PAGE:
As much as Ryan wants to pin this loss on Notre Dame, the fact of the matter is that Georgetown played flawless defense. Not only did the Hoyas execute to perfection, John Thompson III drew up a beautiful game-plan and just so happened to have the perfect personnel for it.

Thompson had his bigs hedge softly -- meaning, more or less, they would switch until the defender was able to recover -- on the ball-screens while opting to allow Notre Dame's drivers to try and beat their man and finish over Georgetown's athletes around the rim instead of helping off of shooters and trying to cut off drives.

Here's a perfect example. Cooley sets a ball-screen for Grant, and while Hollis Thompson goes over the screen, Henry Sims hedges to prevent Grant from driving or getting a good look on a jumper while Thompson hustles to recover:

Part of what allowed Georgetown to switch the ball screens is that they have big men -- namely Otto Porter and Greg Whittington, but Sims can be thrown into that group as well -- that can defend on the perimeter as well as they can in the paint. Here, you see Thompson again getting hung up on a screen after Notre Dame moved the ball around the perimeter, only this time Porter switches onto Grant:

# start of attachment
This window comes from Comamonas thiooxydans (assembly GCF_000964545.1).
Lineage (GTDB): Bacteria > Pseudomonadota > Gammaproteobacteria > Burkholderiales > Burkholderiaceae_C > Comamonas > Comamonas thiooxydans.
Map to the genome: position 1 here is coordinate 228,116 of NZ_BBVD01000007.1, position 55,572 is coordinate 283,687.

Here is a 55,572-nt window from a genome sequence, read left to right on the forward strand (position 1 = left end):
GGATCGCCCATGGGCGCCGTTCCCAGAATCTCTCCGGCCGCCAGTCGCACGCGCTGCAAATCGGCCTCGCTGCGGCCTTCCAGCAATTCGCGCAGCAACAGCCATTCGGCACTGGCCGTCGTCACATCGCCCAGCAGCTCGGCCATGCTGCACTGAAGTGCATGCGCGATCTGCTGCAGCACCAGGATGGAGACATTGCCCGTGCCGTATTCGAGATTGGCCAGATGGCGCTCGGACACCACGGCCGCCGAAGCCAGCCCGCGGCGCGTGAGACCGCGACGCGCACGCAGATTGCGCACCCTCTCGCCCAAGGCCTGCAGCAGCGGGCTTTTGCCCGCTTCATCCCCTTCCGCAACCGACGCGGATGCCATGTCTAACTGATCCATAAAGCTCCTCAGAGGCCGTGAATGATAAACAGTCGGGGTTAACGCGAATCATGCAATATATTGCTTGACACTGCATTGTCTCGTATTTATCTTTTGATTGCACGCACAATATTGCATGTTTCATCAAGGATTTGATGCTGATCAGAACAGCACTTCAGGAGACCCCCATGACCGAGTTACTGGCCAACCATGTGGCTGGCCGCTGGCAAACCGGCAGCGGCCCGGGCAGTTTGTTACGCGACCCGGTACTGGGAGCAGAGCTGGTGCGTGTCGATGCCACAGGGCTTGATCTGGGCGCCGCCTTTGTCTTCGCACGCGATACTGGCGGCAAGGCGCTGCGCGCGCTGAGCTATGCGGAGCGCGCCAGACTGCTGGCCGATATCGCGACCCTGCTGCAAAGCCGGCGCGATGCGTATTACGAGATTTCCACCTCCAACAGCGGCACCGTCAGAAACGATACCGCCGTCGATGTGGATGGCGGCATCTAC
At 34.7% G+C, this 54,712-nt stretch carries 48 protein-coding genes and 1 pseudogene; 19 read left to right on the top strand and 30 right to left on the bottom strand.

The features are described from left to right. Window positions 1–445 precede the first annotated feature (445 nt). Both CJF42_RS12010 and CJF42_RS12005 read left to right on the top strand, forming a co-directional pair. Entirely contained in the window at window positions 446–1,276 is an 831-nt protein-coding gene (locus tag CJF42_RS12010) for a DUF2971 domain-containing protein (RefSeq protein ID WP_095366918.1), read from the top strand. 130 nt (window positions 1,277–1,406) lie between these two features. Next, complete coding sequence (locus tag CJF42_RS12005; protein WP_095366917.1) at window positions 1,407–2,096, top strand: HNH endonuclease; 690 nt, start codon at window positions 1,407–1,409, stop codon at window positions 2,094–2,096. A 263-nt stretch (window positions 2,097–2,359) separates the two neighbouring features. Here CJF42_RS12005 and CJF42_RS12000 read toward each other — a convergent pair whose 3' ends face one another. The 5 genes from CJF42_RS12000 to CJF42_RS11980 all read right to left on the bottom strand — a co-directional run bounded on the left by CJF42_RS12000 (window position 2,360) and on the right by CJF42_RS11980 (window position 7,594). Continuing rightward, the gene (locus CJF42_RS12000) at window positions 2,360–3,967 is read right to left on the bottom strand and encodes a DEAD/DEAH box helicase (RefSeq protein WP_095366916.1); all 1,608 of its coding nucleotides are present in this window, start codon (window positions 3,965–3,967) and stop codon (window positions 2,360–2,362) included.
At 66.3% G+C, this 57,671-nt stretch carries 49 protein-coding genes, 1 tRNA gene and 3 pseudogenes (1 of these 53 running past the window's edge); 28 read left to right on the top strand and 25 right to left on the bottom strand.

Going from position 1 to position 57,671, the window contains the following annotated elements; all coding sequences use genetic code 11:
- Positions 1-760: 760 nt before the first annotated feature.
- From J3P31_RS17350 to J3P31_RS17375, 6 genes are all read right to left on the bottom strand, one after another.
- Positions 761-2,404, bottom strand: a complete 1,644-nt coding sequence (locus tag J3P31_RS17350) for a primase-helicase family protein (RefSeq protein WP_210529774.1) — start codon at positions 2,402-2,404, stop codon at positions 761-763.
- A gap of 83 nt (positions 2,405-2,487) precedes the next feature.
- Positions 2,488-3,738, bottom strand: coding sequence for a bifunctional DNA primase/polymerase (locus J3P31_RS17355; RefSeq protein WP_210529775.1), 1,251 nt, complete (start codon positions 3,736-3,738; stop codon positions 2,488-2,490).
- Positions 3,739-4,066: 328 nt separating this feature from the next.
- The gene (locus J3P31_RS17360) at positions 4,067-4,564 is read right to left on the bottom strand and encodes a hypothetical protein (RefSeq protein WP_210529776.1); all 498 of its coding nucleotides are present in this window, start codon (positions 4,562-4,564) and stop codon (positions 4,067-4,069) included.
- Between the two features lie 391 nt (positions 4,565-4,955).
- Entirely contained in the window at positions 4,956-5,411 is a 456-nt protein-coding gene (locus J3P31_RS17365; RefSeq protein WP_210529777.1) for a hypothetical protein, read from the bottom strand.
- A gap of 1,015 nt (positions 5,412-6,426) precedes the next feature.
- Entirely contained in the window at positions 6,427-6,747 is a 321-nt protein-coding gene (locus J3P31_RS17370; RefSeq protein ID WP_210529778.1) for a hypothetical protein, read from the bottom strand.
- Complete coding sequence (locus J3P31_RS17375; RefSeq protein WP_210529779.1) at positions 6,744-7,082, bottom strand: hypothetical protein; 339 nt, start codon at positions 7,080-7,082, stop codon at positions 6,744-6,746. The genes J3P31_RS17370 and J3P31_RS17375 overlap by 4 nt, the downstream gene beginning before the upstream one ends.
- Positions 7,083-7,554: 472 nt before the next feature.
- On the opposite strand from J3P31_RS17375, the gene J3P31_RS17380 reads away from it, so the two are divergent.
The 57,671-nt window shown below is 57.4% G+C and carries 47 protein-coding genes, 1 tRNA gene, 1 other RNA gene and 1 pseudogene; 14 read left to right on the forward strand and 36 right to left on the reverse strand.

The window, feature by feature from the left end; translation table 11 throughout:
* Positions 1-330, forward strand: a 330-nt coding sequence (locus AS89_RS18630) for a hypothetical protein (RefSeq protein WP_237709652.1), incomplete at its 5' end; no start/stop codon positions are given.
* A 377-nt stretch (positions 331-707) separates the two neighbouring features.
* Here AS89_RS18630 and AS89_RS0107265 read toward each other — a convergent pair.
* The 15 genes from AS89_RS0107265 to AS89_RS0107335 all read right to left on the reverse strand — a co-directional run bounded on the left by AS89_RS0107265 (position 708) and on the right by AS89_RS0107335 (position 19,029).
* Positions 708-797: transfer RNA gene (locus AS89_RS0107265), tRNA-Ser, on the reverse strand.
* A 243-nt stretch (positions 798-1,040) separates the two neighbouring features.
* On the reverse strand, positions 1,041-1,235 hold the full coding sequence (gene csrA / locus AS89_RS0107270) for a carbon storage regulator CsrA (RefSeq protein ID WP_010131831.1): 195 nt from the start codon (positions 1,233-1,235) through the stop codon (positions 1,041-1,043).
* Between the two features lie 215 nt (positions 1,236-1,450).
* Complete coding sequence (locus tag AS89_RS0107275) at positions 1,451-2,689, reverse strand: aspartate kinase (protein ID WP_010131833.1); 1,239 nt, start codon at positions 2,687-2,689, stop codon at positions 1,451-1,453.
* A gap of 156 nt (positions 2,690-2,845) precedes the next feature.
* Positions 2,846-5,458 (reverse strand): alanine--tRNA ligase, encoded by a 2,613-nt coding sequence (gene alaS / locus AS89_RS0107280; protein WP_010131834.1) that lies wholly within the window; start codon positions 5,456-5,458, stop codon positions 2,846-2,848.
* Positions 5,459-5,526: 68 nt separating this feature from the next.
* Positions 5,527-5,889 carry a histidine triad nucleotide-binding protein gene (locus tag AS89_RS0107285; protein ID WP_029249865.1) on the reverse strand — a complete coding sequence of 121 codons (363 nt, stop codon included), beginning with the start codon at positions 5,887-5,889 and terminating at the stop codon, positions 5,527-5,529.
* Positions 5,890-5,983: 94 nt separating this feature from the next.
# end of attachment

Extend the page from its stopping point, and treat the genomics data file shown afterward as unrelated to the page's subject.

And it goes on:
Grant tries to penetrate, but Georgetown doesn't help off of shooters. Sims eventually helps to cut off the drive, leaving Tom Knight open for an 18 footer. He hits it, but frankly, I think JT III can live with 18 footers from Tom Knight:

This example is unique. Georgetown did this on a handful of possessions against Notre Dame. While they are technically still in a man-to-man, the Hoyas are switching all like exchanges on the perimeter. In other words, every time a perimeter player sets a screen for -- or even runs by -- another perimeter player, Georgetown switches it. In this picture, Porter and Clark switch:

Here, its Clark and Whittington:

Thompson makes a mistake here, chasing after his man and forcing Clark to scramble to recover:

And as you'll see in the video, it makes Notre Dame uncomfortable. They end up trying to force a backdoor pass and turn the ball over:

This may be the best example of what I'm talking about. Sims hedges softly on the ball-screen while Porter sloughs off of Martin in the scorer to help prevent Grant hitting Cooley on the roll:

The ball gets swung to Martin, who uses a pump-fake to beat Porter's close-out:

Martin gets a step on Porter, but neither Whittington or Thompson help off of the shooters they are guarding. As a result, Martin drives hard left into the lane until Sims steps up to cut him off, taking a charge in the process:

There isn't much else to say about this last example other than its an absolutely gorgeous defense possession. Just enjoy it. I'm not even going to muck it up with words:

Notre Dame got beat in all facets of the game against the Hoyas. And yes, that includes Mike Brey getting out-coached by John Thompson III. But in no way, shape or form was Brey wrong to use the Burn Offense.


Blackburn said...
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Blackburn said...

Wonders how many College coaches are running to Ballin' is a Habit for pointers.

Props to Brey to get players to buy into a huge team oriented system built on patience. Took awhile for this years team to understand the plan. NCAA tourney should play till their style.

JT3 and the tall trees could give easily give Kentucky the KO.

Now wants to see a ND vs. LIU Brooklyn battle.